Delaware

Barr assures senators of his independence
AG nominee says Mueller investigation isn’t a ‘witch hunt,’ Sessions ‘probably did right thing’ in recusing himself

William Barr, nominee for attorney general, testifies during his Senate Judiciary Committee confirmation hearing on Tuesday. (Tom Williams/CQ Roll Call)

Updated 5:59 p.m. | William Barr appeared to be on a path to confirmation as the next attorney general Tuesday, after he gave senators key assurances about the special counsel probe into the 2016 elections and distanced himself from some of President Donald Trump’s comments about the investigation.

During more than seven hours of testimony before the Senate Judiciary Committee, Barr avoided the kind of missteps that might cost him votes of Republicans, who have a 53-47 advantage in the chamber. But some Democrats say he did not do enough to reassure them that he would protect Robert S. Mueller III’s probe and make the results public.

Shutdown ripples hit K Street; businesses and unions anxious
Even seemingly unrelated interests say the impasse is starting to upend their policy agenda in Washington

K Street groups are pushing for an end to the partial government shutdown. Already this week, the U.S. Chamber of Commerce, the nation’s biggest business lobby, sent a letter to lawmakers and the White House. (Bill Clark/CQ Roll Call file photo)

Lobbying groups and unions are stepping up their campaigns aimed at ending the partial government shutdown, making clear their mounting frustration as the financial pressures hit businesses and furloughed workers alike.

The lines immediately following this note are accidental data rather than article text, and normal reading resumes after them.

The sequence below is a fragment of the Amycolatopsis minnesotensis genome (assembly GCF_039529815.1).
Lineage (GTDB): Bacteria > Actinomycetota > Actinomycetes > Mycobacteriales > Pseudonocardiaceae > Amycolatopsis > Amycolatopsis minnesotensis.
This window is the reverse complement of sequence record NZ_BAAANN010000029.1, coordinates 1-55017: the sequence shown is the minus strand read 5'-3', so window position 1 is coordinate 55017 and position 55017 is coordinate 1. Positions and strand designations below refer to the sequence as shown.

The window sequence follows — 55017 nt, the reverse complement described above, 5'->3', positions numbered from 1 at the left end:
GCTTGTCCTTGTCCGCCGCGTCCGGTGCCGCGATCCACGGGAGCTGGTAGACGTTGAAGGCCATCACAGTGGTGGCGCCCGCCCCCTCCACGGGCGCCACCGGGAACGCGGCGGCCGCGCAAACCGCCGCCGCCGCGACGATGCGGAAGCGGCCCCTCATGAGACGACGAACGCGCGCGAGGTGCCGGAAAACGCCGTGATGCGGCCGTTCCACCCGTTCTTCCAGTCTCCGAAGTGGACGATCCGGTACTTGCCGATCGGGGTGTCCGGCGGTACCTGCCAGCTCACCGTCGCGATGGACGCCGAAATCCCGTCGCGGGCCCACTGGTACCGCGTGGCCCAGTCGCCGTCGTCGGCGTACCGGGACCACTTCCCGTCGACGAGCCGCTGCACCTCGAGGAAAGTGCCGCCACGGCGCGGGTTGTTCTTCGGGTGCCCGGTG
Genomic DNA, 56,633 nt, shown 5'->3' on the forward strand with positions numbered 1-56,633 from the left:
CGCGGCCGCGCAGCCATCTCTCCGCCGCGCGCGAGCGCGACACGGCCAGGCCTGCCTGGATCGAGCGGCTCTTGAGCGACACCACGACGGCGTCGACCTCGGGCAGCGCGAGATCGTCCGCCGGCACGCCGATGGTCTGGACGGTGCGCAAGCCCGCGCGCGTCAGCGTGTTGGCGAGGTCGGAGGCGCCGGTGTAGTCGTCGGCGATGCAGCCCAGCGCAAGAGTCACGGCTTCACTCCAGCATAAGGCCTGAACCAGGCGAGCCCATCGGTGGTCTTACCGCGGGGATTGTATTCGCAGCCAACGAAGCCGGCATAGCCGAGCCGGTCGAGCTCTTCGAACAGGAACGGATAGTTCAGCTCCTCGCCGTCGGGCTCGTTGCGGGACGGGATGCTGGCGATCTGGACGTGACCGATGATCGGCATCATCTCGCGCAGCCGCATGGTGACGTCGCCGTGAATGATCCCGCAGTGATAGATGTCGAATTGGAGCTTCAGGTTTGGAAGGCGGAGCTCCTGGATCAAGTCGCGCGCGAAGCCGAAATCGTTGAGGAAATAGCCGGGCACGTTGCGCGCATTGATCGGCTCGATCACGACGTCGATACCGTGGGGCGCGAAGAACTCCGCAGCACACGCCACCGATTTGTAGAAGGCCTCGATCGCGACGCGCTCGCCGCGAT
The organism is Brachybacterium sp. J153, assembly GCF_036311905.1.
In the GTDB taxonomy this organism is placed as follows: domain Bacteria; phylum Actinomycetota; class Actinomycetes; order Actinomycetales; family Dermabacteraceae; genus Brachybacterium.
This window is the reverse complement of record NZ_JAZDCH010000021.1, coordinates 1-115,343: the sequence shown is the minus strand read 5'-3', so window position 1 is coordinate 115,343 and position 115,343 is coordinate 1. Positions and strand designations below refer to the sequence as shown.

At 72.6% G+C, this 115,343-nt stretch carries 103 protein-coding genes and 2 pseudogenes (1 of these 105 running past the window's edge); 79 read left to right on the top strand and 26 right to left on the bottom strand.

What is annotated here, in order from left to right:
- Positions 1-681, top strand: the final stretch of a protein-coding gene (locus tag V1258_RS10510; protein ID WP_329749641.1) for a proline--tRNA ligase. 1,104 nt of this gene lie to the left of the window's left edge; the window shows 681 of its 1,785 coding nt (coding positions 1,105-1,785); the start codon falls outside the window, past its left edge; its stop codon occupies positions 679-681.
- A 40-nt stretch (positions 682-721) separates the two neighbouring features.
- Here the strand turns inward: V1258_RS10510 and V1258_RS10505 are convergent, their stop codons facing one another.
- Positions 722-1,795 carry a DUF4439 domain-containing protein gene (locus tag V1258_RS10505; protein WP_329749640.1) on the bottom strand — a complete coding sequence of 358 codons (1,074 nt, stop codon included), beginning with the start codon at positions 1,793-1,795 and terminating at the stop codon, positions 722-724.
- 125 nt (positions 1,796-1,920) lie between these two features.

Some sectors, such as those in travel and tourism, are coping with direct disruptions to their businesses, with top destinations such as national parks shuttered. Even seemingly unrelated interests say the shutdown has begun to upend their policy agenda in Washington because the impasse is consuming the time of lawmakers and the administration.

Email dump could slow EPA confirmation fight
Shutdown throws a wrench in court-ordered document release related to potential conflicts of interest

Andrew Wheeler, acting administrator of the Environmental Protection Agency, prepares to testify before the Senate Environment and Public Works panel last year. (Bill Clark/CQ Roll Call file photo)

Acting Administrator Andrew Wheeler has been formally nominated to run the Environmental Protection Agency, setting up a contentious confirmation fight just as a court order threatens the release of over 20,000 emails related to his potential conflicts of interest.

The White House on Wednesday formally sent Wheeler’s nomination to the Senate, triggering the start of the process. Wheeler, a former coal lobbyist, was confirmed to be the agency’s deputy in April 2018 and became acting administrator in July after the departure of scandal-plagued Scott Pruitt, who resigned from the top post amid mounting ethics issues.

Trump opts against declaring national border emergency — for now
President has yet to rule out the move if shutdown talks stall, White House aides say

Senate Minority Leader Charles E. Schumer, D-N.Y., and Speaker Nancy Pelosi, D-Calif., responded to President Donald Trump's Oval Office address. (Tom Williams/CQ Roll Call)

President Donald Trump opted against using his first Oval Office prime-time address to declare a national emergency at the southern border, instead labeling the situation a “crisis” in an attempt to get Democrats to grant his demand for a wall and end the partial government shutdown.

The president delivered his plea to lawmakers to pass legislation to address the U.S.-Mexico border by repeating his hard-line rhetoric that the area is a transit route for hordes of migrants making illegal crossings, dangerous criminals, lethal narcotics and human traffickers. But he did not appear to dangle any olive branches toward Democrats or say anything that might attract enough Democratic votes to pass a bill with $5.7 billion for the barrier and end the shutdown.

Mueller protection bill reintroduced in the Senate, but still no prospects for floor time
Majority Leader Mitch McConnell has argued the bill is unconstitutional

Sens. Thom Tillis, R-N.C., left, and Chris Coons, D-Del., are among the leaders of the legislation to protect Special Counsel Robert S. Mueller III. (Tom Williams/CQ Roll Call file photo)